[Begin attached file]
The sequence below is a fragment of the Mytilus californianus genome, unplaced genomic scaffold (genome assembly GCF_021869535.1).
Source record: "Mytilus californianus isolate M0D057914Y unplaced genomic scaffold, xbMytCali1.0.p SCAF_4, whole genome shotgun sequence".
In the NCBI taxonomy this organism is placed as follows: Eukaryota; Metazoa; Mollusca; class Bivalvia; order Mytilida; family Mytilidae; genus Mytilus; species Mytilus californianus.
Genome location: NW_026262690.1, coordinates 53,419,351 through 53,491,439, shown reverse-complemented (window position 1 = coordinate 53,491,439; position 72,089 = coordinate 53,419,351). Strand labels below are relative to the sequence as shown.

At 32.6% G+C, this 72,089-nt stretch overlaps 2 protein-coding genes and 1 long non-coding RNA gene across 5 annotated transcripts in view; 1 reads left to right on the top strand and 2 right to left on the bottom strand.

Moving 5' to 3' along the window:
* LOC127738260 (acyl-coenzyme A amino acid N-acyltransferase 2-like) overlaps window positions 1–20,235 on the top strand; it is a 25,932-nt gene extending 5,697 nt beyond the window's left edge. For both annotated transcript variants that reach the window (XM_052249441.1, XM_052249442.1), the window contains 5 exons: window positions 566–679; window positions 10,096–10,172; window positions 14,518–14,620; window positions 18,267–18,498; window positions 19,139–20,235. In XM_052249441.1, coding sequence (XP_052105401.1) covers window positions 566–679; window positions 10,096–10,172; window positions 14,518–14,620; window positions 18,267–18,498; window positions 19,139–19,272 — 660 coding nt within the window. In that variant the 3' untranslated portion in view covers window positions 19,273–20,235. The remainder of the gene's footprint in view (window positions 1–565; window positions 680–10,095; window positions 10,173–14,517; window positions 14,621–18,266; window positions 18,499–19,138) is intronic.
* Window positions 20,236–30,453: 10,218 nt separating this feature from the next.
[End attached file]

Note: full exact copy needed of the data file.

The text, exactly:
The sequence below is a fragment of the Mytilus californianus genome, unplaced genomic scaffold (genome assembly GCF_021869535.1).
Source record: "Mytilus californianus isolate M0D057914Y unplaced genomic scaffold, xbMytCali1.0.p SCAF_4, whole genome shotgun sequence".
In the NCBI taxonomy this organism is placed as follows: Eukaryota; Metazoa; Mollusca; class Bivalvia; order Mytilida; family Mytilidae; genus Mytilus; species Mytilus californianus.
Genome location: NW_026262690.1, coordinates 53,419,351 through 53,491,439, shown reverse-complemented (window position 1 = coordinate 53,491,439; position 72,089 = coordinate 53,419,351). Strand labels below are relative to the sequence as shown.

At 32.6% G+C, this 72,089-nt stretch overlaps 2 protein-coding genes and 1 long non-coding RNA gene across 5 annotated transcripts in view; 1 reads left to right on the top strand and 2 right to left on the bottom strand.

Moving 5' to 3' along the window:
* LOC127738260 (acyl-coenzyme A amino acid N-acyltransferase 2-like) overlaps window positions 1–20,235 on the top strand; it is a 25,932-nt gene extending 5,697 nt beyond the window's left edge. For both annotated transcript variants that reach the window (XM_052249441.1, XM_052249442.1), the window contains 5 exons: window positions 566–679; window positions 10,096–10,172; window positions 14,518–14,620; window positions 18,267–18,498; window positions 19,139–20,235. In XM_052249441.1, coding sequence (XP_052105401.1) covers window positions 566–679; window positions 10,096–10,172; window positions 14,518–14,620; window positions 18,267–18,498; window positions 19,139–19,272 — 660 coding nt within the window. In that variant the 3' untranslated portion in view covers window positions 19,273–20,235. The remainder of the gene's footprint in view (window positions 1–565; window positions 680–10,095; window positions 10,173–14,517; window positions 14,621–18,266; window positions 18,499–19,138) is intronic.
* Window positions 20,236–30,453: 10,218 nt separating this feature from the next.